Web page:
- Obama shortens sentence of inmate from Cape (1/19/17)9
- Business notebook: Jackson salon owner also opens a clothing store (1/16/17)
- Area hospitals hope a box helps prevent infant deaths (1/19/17)6
- Jackson police describe night of anger, car crashes, drug possession by 18-year-old (1/22/17)5
- Two subjects of interest in 1992 homicide to take polygraph tests (1/15/17)8
- Meat-processing plant faces $70K penalty for Clean Water Act violations (1/17/17)4
- Cape SportsPlex contractor offers a look at the project (1/15/17)14
- Local students to perform with choir at inauguration (1/19/17)3
- Southeast to lose $3.5 million from state in budget cuts (1/18/17)21
- Subjects of interest in 1992 killing take polygraph tests; results not revealed (1/18/17)2
Kuwaiti officials scorn Baghdad's return of missing items
KUWAIT CITY -- Kuwait scorned Iraq's return of paintings, swords and other cultural items missing since Saddam Hussein's 1990 invasion, dismissing it Sunday as a public relations ploy.
"They are not handing over the things that are important to us, like the war prisoners and the historic documents," Abdul-Hamid al-Awadhi, a foreign ministry official, told The Associated Press.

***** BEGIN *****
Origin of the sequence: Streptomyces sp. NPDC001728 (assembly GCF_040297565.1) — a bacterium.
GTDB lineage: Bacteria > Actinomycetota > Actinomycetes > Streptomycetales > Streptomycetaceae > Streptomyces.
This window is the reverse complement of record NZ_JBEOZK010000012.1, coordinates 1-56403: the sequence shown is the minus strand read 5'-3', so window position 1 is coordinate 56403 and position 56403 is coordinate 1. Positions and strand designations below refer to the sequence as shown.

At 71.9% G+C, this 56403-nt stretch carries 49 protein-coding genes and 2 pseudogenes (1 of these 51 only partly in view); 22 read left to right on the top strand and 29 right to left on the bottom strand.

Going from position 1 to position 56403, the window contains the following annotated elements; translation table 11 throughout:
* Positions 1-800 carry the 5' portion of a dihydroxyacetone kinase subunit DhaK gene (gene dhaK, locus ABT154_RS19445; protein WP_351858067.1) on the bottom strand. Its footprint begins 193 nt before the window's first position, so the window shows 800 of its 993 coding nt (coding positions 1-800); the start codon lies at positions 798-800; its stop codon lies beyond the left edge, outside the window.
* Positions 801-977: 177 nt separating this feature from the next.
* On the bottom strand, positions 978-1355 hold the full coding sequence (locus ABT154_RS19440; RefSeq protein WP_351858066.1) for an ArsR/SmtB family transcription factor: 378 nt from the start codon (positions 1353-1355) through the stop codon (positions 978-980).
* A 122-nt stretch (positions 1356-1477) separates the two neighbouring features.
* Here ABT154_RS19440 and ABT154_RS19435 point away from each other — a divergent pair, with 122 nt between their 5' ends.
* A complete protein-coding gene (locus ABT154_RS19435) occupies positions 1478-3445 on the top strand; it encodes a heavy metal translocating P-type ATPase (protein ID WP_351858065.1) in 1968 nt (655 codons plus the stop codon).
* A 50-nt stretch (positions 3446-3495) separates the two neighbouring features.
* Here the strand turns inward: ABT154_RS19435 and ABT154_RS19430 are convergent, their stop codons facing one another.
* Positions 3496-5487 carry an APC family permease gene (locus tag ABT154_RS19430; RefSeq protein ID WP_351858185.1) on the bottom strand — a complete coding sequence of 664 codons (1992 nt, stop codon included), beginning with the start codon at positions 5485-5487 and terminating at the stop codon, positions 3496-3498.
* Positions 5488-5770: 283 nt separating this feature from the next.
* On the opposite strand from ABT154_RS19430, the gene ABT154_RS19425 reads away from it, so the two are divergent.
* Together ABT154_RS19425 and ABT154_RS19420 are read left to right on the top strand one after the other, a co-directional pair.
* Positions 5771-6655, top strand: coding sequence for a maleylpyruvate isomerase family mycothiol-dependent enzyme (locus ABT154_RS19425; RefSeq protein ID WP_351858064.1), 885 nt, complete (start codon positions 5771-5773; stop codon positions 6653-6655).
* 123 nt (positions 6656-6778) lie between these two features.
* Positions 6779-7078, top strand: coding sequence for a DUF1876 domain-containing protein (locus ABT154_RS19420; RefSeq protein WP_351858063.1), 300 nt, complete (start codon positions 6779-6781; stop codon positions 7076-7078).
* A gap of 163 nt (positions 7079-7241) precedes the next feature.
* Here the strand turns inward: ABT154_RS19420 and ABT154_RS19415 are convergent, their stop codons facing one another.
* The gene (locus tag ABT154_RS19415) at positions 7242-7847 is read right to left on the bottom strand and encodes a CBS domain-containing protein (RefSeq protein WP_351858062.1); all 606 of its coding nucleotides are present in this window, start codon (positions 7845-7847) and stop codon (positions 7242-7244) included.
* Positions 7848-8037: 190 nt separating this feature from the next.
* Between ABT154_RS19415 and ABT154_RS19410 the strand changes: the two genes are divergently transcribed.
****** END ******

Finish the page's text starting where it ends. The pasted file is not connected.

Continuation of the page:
Iraqi leaders want to "improve their image" and "show the world they were cooperating," he said.
Kuwait accuses Iraq of failing to account for more than 600 Kuwaitis and other nationals missing since the Gulf crisis. Baghdad insists it has released all war prisoners.
Truckloads of documents
Last month, Iraq delivered five truckloads of documents it looted from Kuwait's government offices during the conflict. Kuwait said the papers did not include any of the country's historic documents.
Under the supervision of U.N. observers Sunday, Kuwaiti officials crossed the border into Iraq to pick up paintings, revolvers, hunting guns, swords, a small carpet and an ornate box the foreign ministry said also were looted by Iraqi troops.
Baghdad's state-run Al-Qadissiya newspaper said Sunday the items had been confiscated by Iraqi customs authorities. It did not explain why. It said the items included four paintings, seven gifts presented by heads of state to Kuwait's ruling family and items that belonged to Kuwait's museum.
Ties between the two countries have been severed since Iraq's invasion and seven month occupation, and the 1991 Gulf War that ended it.
Saddam earlier this month made an unprecedented but grudging apology to Kuwaitis for invading their country, blaming the Kuwaiti government and Americans for provoking it. Kuwait rejected the apology.